Fatal benzyl alcohol related poisoning has been described following co-administration of this compound as a bacteriostatic with normal saline in preterm neonates[21,22]. Following at least a minimal exposure to 130 mg/kg per day of benzyl alcohol, neonates developed metabolic acidosis and a raised anion gap from the second day of exposure onwards. This was followed by progressive bradycardia, gasping and clinical seizures. Similarly, toxicity to propylene glycol has also been reported following exposure of up to 3000 mg/d for at least 5 consecutive days[22,23]. Such a significant exposure was due to high concentrations of propylene glycol as a co-solvent in parenteral nutrition solutions. The toxicity was both biochemical (e.g., hyperosmolarity, lactic acidosis, plasma creatinine, bilirubin) and clinical (seizures). Finally, E-ferol containing high concentrations of vitamin E and high concentrations of Polysorbate 80 resulted in another clinical syndrome and was reported shortly after its introduction.
Unfortunately, the side effects of excipients still do not receive sufficient consideration in contemporary neonatal pharmaceutical care and are not just historical events. To illustrate this, the United States Food and Drug Administration notified healthcare professionals in March 2011 of serious health problems that had been reported in premature babies treated with Kaletra (lopinavir/ritonavir) oral solution. This oral solution contains relevant amounts of ethanol and propylene glycol and a link was made between these excipients and the toxicity observed. Moreover, recent observations on contemporary exposure to potential toxic excipients (e.g., propylene glycol, ethanol, benzyl alcohol) have confirmed the almost uniform exposure to such excipients in the United Kingdom and Estonian cohorts of neonates admitted in neonatal intensive care units[25,26]. In our opinion, collaborative research projects on excipients are urgently needed and some initiatives are already ongoing. In addition to improving knowledge on the clinical pharmacology of active compounds, there is a similar need to optimize the knowledge on clinical pharmacology of excipients in neonates. Illustrations of such initiatives are the Safety and Toxicity of Excipients for Pediatrics (STEP) database and the European Study of Neonatal Excipient Exposure (ESNEE) research initiative[27,28].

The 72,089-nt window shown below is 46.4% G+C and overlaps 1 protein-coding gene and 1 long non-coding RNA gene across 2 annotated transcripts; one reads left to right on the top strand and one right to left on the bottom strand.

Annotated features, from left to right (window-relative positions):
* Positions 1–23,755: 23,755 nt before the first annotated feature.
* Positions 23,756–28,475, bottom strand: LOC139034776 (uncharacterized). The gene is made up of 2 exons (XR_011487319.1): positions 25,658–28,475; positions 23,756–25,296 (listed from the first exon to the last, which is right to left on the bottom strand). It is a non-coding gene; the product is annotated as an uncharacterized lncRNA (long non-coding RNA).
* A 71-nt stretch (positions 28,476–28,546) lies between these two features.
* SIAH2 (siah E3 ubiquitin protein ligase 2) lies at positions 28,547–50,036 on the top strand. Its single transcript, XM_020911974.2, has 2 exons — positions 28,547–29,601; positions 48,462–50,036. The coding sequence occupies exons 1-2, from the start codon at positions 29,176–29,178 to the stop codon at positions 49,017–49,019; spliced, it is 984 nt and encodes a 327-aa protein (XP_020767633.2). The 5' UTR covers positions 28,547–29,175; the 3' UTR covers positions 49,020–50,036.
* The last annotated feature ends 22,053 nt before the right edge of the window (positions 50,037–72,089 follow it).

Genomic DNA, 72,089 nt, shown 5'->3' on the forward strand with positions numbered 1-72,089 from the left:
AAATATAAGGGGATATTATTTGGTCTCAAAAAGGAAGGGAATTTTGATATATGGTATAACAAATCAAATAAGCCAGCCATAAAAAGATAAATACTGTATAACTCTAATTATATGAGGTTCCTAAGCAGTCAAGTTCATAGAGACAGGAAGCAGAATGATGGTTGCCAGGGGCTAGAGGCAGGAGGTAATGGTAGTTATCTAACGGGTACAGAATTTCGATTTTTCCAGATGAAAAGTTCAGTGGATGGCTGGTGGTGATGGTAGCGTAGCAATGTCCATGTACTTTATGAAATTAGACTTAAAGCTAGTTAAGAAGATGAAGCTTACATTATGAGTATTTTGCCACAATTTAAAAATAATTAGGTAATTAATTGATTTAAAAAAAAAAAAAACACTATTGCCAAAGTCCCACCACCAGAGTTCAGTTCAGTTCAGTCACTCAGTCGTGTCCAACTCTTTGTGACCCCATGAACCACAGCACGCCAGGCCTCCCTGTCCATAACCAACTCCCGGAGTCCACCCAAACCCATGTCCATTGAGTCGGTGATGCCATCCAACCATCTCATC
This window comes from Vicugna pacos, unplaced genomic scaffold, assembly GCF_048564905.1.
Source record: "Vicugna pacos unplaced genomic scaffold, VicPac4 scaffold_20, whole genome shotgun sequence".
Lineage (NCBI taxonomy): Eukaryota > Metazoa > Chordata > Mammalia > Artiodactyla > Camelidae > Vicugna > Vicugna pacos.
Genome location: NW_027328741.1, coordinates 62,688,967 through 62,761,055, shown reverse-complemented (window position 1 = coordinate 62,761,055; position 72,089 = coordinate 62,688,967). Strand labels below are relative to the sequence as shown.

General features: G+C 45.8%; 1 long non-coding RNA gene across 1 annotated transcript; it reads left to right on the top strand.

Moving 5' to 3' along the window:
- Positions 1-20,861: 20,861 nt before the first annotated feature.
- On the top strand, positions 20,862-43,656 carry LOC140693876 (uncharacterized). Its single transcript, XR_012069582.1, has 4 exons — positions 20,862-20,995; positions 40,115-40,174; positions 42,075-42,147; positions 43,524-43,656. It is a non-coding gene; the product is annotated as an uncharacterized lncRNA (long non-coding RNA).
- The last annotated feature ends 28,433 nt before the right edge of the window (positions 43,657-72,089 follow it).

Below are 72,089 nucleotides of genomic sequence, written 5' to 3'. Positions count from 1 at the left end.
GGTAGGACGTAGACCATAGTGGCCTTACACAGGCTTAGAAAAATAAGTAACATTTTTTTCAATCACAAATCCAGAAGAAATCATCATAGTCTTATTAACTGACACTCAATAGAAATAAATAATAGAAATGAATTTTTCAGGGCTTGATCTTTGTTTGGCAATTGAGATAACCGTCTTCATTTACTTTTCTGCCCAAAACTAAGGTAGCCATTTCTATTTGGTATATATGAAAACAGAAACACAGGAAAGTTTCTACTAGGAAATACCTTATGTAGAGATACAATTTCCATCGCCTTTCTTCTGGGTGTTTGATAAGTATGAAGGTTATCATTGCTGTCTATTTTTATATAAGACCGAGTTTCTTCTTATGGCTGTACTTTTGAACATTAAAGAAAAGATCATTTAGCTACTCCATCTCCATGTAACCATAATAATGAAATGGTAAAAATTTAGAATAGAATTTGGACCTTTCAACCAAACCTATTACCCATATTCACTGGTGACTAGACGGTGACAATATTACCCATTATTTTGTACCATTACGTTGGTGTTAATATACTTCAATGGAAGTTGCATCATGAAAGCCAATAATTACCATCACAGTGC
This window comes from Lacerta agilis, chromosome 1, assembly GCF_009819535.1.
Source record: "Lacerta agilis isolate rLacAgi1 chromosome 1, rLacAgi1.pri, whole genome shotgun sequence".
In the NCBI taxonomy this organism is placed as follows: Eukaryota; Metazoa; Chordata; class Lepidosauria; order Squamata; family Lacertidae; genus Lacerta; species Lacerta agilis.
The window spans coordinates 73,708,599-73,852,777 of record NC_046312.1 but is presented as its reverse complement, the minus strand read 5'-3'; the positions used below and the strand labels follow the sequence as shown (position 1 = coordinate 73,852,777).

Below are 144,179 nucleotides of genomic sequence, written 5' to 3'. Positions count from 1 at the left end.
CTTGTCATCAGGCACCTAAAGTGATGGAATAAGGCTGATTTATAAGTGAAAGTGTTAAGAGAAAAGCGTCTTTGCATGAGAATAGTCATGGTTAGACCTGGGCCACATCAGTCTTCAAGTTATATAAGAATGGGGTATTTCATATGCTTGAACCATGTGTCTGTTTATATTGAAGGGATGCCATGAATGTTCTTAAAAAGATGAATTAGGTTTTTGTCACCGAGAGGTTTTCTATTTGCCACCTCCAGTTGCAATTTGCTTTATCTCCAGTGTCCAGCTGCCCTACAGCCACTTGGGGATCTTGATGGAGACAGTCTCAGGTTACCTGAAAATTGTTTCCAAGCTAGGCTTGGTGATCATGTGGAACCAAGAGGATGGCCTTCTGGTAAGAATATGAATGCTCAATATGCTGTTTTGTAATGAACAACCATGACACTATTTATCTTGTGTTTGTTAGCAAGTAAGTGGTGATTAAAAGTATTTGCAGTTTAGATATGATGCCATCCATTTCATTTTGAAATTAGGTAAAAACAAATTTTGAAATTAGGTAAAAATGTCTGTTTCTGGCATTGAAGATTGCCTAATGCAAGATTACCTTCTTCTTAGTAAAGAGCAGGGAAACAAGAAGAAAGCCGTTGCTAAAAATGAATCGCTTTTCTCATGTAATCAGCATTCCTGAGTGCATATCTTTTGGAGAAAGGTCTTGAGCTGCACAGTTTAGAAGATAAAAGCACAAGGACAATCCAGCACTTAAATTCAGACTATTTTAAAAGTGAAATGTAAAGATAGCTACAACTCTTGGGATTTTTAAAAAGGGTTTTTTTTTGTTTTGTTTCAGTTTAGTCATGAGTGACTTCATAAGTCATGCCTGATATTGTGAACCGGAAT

The STEP database aims to improve the availability and access to published information on excipients, including information on excipient toxicity and tolerance in neonates. The ESNEE research initiative aims to develop a platform for the systematic assessment of excipients in neonates. The first step of this program is to establish which excipients are in use and how much of each excipient is included in medicines given to neonates. The second step of the ESNEE program is to determine what is known about the effects of excipients in neonates and juvenile animals. The third step of the program is to measure systemic concentrations of key excipients in neonates using dry blood spots and plasma samples. The final step is to integrate the work into a systematic assessment of safety for each excipient. A generic framework for the assessment of excipient safety in neonates will be developed, with the aim to illustrate how this can be applied by prescribers, pharmacists, manufacturers and regulators. Based on the Leuven propylene glycol research project, we recently illustrated that such studies are indeed feasible and of clinical relevance.
NEONATES ARE IN NEED OF TAILORED DRUG DEVELOPMENT
Although the principles of drug disposition also apply in neonates, their specific characteristics warrant focussed assessment. As a consequence, tailored drug development for neonates and clinical research should therefore focus on both new and already existing compounds. Adequate prescription involves assurance that the drug administered is of sufficient pharmaceutical quality, that an appropriate formulation is used, and that there is sufficient knowledge on pharmacokinetics/dynamics and safety of compounds administered.
We aimed to stress that tailored, personalized clinical pharmacology for neonates also needs to consider to neonatal formulations[5,10,11,13]. We paid particular attention to excipients with different case series on toxicity[21-24]. Further progress can be made in collaborative efforts between industry, caregivers, academia and regulatory agencies[27,28]. These efforts need to focus on product availability (tailored formulations), integration and dissemination of currently available information about existing age-appropriate formulations, an evidence-based approach to risk assessment of excipients, and the validation of procedures and practices on compounding with dissemination of validated procedures[6,15,18].
A roadmap to further improve the current setting includes: (1) a more appropriate balance between dose, volume and drug manipulations; (2) the quantification and limitation of excipient exposure; (3) focussed studies on the clinical pharmacology of excipients in neonates; and (4) the validation of compounding practices for drug formulations in neonates.
We should be aware that drugs are very strong tools used to improve outcome in neonates. In contrast to tailored perfusion equipment, incubators or ventilators for neonates, we still commonly use drug formulations initially developed for adults. At the least, there is still a lot of potential for further product improvement in neonatal drug development and formulation related issues should be part of such a product improvement approach.
P-Reviewer Teng RJ S- Editor Wen LL L- Editor Roemmele A E- Editor Zheng XM